Follow Me: Knock, Knock! Will You Answer?

by Robin Webber Estimated reading time: 6 minutes. Posted on 9-Mar-2021
Will you answer the knock at the door of your heart? An early disciple took a momentous step in responding to who’s there.

On hearing someone say “Knock, knock,” we know to reply, “Who’s there?” as the setup for a joke. While all in fun, the interchange reflects social expectation of answering the door when someone knocks. But there’s a far more profound knocking on a door that calls for utmost response.

I speak of a life-changing knock on the door of our hearts, which can only be opened by our inner awareness and willingness to allow God to enter when He comes knocking—and He will! This is an essential step forward if we are to, as the apostle Peter admonished, “grow in the grace and knowledge of our Lord and Savior Jesus Christ” (2 Peter 3:18). Peter himself had learned that growing in grace and knowledge is not an event, but an ongoing developmental experience in our ability to respond to Christ’s great invitation of “Follow Me.”

Many of you as readers of Beyond Today magazine believe there is an intervening God who not only acted as Creator or First Cause but has interrupted time and space repeatedly through history in working out His plan to ultimately establish His coming Kingdom on earth. You trust that this same God interrupts our personal lives in calling us to a saving relationship with Him. But with all this understood, are you ready today or tomorrow for God to interrupt your life yet again?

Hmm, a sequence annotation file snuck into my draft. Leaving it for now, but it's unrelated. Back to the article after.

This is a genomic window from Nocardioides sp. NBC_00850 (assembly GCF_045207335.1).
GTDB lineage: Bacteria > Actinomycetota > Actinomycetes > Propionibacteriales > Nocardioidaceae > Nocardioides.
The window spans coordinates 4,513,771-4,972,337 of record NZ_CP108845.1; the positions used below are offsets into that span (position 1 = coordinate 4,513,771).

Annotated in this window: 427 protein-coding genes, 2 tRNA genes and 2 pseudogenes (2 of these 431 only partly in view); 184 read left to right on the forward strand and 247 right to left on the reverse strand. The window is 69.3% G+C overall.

The two-way knocking in Scripture

Many a sincere follower of Jesus Christ is familiar with His promising, “Ask, and it will be given to you; seek, and you will find; knock, and it will be opened to you” (Matthew 7:7). We are further assured by Him, “Whatever you ask in My name, that I will do, that the Father may be glorified in the Son” (John 14:13). So we take up the invitation to “knock” on God’s door, expectant of His response.

But what happens when Christ comes knocking at our door at unexpected times with previously unknown directives to take us through the next steps of “growing in grace and knowledge”? In His message to His followers through the ages He states: “Behold, I stand at the door and knock. If anyone hears My voice and opens the door, I will come in to him and dine with him, and he with Me” (Revelation 3:20).

Here is the key to progress on the narrow way less traveled (see Matthew 7:13-14)—to growing in our relationship with God through Christ. The knocking, we see, goes both ways. We knock on God’s door, and in turn He knocks on ours—on our hearts. The question in the latter case is not whether He will knock, as He certainly will. The real question, rather, is whether we will open the door and respond to Who’s there.

Opening doors at Joppa

Consider the illustrative event in Acts 10 with two men actively knocking on God’s door in prayer and God knocking on their doors. One was the God-fearing Roman centurion Cornelius, and the other was the apostle Peter. God gave each man a special vision, the divine knocking asking them to do the unthinkable. The man of conquering Rome was to seek out a member of a conquered people and learn about Jesus. And Peter, a Jewish man of that conquered people, was to accept invitation into the gentile’s home and share the fullness of the gospel with him and his household. Again, this was unimaginable in that day!